Some will question why such a high score of 100 on the rating scale for such a sublime, barely-there taste or aroma? My answer is because there is quality to backup the flavor, or rather the lack thereof.
Aroma: Smelling the sachet with the tea before it hits the water is very nice; and as the name denotes, a lemony grass, literally. Not lemony as a candy or the sprightly rind, but a subdued quiet lemon intermingled with grassy notes. However, once the sachet hits the water and starts to melt into it, there is no aroma whatsoever!…strange?…it smells of warm water.
Taste: Extremely sublime…even more so than a white tea. A white tea has body and character, this lemongrass is extremely delicate and doesn’t show to the party until it is there for a while and made it’s acquaintance with everyone. Then after a while, some and only some, flavor profile starts to poke through. It is as the namesake, a lemony grass. Very delicate, very sublime. An extremely nice tea to have as a bedtime tea or for quiet time to contemplate, it is quiet, subdued and delicate. The taste is lemony, grassy with the slightest hint of a spicy bite reminiscent of ginger but only as a whispering afterthought; also, it is a little sweet…more like powdered sugar rather than granular sugar. The sweetness would fit more like an Asian delicacy of candied grass with powdered sugar than a cloying candy sweetness of granular sugar, like say a candied ginger.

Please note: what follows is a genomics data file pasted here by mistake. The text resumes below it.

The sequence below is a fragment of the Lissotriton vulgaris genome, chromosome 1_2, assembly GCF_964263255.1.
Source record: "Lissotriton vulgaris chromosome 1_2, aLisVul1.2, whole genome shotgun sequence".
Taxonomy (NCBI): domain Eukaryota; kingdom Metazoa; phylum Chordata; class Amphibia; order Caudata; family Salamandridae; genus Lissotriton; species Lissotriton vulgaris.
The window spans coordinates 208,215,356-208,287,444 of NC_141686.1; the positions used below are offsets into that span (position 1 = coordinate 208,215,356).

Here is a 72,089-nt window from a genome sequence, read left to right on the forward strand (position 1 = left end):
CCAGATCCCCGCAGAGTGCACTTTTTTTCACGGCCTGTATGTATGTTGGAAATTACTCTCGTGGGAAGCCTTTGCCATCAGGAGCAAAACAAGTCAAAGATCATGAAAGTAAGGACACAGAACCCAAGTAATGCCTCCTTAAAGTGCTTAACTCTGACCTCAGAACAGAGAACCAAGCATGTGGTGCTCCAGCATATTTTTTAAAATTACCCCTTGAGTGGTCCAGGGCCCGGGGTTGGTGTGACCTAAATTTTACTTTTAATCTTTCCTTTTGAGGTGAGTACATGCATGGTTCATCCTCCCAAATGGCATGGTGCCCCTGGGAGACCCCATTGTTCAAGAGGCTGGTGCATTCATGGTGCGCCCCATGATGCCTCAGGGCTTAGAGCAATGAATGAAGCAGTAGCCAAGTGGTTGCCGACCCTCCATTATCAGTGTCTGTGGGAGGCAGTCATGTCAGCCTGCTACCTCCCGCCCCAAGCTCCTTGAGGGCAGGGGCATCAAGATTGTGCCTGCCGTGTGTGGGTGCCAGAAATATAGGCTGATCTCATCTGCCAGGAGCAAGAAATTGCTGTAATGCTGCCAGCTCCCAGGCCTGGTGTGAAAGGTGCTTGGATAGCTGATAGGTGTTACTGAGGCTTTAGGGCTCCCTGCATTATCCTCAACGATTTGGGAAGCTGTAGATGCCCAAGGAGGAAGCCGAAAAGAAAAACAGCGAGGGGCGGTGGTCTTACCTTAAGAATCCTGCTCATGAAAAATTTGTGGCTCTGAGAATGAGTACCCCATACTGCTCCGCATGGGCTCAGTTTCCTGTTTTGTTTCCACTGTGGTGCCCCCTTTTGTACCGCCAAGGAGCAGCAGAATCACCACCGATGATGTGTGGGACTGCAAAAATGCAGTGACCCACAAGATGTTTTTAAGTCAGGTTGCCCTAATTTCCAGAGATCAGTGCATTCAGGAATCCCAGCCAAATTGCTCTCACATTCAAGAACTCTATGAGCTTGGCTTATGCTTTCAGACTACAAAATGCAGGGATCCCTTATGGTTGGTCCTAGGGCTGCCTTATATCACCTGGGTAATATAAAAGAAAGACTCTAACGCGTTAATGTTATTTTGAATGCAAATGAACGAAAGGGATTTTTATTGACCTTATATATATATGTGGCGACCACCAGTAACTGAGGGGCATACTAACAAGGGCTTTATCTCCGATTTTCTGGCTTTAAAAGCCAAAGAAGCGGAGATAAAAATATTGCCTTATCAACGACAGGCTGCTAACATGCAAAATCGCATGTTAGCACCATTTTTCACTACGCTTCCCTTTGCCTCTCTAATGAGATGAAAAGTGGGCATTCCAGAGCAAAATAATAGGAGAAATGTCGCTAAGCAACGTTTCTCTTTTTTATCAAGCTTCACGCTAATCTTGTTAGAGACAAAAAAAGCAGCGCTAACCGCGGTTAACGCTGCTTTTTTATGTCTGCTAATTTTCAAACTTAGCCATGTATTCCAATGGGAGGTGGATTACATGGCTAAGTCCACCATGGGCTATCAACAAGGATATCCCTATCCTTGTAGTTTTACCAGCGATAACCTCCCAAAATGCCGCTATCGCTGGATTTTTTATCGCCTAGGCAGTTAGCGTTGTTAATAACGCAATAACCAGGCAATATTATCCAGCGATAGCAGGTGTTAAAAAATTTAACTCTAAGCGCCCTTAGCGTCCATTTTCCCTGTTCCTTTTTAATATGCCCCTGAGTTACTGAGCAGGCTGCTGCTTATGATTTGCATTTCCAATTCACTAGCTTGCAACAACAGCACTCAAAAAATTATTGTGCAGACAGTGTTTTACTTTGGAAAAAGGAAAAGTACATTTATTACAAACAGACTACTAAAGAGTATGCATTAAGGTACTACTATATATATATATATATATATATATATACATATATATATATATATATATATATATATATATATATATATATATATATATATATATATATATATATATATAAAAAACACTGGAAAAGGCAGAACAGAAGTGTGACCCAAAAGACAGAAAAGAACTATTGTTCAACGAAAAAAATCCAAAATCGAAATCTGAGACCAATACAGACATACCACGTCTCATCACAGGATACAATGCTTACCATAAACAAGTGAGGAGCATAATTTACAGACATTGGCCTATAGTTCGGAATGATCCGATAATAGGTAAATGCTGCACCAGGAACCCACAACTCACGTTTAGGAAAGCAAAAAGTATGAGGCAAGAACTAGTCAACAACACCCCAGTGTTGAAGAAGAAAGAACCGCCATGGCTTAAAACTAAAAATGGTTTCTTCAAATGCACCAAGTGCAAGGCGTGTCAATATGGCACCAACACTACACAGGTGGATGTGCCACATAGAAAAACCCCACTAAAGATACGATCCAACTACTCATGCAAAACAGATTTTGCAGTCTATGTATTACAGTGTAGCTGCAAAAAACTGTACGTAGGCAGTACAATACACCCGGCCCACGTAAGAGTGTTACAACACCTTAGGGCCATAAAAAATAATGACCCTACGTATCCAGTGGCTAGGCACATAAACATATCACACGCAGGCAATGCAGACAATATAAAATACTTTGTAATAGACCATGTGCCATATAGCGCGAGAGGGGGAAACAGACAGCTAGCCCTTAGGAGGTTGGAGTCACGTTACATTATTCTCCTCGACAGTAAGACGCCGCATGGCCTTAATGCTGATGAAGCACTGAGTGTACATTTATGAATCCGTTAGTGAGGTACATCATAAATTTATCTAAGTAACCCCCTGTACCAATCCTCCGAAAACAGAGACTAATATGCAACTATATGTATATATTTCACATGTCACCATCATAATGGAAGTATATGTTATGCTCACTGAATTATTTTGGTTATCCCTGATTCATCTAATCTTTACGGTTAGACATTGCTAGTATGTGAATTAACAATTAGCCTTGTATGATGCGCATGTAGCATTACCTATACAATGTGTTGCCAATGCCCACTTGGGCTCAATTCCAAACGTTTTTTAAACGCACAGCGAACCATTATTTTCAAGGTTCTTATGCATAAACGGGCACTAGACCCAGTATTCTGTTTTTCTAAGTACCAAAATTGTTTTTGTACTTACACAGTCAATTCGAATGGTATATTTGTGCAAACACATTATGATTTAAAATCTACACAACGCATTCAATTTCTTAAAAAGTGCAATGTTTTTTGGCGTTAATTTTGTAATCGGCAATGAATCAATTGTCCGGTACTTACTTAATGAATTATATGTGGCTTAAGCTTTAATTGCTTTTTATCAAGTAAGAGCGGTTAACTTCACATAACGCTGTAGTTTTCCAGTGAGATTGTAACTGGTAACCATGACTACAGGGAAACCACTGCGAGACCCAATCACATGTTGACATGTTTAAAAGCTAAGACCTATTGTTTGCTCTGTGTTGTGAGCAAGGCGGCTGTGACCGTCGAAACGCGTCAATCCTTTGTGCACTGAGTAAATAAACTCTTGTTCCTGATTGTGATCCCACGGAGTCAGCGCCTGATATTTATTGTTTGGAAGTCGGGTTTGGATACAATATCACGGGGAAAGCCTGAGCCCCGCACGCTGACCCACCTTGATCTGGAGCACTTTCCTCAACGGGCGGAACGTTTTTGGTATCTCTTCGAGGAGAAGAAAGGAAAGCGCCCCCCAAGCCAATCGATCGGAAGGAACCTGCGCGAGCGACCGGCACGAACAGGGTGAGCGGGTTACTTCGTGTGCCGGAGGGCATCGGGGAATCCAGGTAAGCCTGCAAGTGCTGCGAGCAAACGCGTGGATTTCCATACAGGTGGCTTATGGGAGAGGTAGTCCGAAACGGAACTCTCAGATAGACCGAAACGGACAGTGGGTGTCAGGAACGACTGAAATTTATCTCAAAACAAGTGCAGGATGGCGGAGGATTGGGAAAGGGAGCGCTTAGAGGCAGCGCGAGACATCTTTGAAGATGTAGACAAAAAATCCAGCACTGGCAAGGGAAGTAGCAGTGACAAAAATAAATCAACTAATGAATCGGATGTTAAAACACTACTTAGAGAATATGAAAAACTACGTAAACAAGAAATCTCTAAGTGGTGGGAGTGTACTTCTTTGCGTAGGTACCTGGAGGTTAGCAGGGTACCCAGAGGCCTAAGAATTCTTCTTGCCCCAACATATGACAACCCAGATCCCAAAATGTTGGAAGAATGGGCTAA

Aftertaste: This mimics the flavor profile…a little bite, a little sweetness, lemony and grassy but these characteristics are fleeting.
A nice tea to try as a small purchase, but would I buy again…not too sure; maybe to sooth and calm the tummy and for quiet contemplation but not as a regular goto tea.